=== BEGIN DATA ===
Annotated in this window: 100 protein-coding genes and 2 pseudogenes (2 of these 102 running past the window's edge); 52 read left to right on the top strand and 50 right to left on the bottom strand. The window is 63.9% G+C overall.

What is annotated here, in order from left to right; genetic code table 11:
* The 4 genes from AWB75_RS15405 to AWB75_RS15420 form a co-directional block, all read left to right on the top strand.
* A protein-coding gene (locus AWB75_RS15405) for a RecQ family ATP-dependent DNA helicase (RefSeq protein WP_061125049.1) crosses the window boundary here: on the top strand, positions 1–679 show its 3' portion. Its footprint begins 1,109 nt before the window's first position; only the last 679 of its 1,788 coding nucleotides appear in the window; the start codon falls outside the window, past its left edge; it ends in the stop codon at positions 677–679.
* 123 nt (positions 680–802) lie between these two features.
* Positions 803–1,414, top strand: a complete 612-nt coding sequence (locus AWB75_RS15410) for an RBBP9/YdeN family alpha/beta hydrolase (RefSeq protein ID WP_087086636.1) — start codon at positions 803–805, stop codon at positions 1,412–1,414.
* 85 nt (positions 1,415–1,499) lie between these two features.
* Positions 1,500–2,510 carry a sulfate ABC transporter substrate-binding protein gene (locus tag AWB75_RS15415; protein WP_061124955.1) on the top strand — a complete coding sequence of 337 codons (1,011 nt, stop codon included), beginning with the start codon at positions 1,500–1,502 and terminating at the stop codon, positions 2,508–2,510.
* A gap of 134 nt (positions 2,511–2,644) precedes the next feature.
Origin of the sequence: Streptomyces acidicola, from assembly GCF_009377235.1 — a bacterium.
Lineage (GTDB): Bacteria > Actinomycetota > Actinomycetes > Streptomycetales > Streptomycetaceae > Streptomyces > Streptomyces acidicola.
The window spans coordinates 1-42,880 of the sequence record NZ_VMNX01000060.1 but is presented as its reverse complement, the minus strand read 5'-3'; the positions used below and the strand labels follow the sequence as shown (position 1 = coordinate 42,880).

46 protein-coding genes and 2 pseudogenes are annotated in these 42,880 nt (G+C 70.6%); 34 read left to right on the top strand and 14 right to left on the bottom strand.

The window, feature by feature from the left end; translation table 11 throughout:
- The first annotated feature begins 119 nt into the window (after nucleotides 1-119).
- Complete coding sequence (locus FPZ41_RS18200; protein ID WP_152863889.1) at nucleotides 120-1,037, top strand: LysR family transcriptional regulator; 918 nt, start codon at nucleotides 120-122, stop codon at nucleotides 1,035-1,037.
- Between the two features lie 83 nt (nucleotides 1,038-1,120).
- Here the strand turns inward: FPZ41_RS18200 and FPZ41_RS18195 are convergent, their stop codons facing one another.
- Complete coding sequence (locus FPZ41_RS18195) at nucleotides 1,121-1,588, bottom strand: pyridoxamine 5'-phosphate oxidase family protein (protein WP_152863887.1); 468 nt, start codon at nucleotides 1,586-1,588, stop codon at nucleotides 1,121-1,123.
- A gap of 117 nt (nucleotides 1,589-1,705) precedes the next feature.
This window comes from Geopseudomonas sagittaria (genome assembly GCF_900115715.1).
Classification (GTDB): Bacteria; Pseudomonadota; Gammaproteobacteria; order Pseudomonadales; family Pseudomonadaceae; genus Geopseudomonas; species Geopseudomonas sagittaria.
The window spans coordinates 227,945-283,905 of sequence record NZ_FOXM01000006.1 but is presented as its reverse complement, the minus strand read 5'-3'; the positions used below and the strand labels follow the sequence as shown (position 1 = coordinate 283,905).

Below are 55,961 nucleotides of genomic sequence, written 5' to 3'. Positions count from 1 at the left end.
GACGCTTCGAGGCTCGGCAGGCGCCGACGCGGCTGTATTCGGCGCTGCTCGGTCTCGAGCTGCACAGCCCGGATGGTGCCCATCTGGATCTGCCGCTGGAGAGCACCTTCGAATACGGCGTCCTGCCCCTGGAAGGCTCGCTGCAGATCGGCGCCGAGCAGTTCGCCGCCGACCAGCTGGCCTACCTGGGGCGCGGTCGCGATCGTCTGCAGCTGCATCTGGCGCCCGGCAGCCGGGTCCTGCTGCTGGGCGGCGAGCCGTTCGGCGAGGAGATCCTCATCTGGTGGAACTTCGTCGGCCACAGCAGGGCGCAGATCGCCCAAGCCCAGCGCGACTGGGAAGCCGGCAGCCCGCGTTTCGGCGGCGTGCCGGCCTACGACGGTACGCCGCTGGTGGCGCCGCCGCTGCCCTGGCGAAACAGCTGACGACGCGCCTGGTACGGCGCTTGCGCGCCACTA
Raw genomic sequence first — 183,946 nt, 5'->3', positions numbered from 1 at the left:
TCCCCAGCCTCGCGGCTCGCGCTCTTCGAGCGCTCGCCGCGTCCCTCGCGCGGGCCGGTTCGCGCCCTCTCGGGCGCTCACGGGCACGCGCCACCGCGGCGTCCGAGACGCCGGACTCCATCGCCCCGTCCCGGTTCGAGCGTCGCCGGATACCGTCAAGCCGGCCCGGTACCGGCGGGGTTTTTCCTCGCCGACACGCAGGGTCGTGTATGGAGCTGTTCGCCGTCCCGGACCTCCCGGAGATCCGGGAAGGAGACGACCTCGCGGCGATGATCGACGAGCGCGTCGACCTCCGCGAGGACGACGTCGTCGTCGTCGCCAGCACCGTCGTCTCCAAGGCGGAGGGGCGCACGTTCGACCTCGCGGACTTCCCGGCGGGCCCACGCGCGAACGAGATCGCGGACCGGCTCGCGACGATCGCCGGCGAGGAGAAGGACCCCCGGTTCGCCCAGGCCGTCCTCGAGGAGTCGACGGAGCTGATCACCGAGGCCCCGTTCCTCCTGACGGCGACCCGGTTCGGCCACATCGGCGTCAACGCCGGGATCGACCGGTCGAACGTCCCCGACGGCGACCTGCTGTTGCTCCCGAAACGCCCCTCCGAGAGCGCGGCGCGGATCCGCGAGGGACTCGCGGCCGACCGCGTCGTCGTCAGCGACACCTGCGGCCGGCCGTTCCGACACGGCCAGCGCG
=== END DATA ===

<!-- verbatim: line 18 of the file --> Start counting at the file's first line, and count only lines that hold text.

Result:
- Here the strand turns inward: FPZ41_RS18200 and FPZ41_RS18195 are convergent, their stop codons facing one another.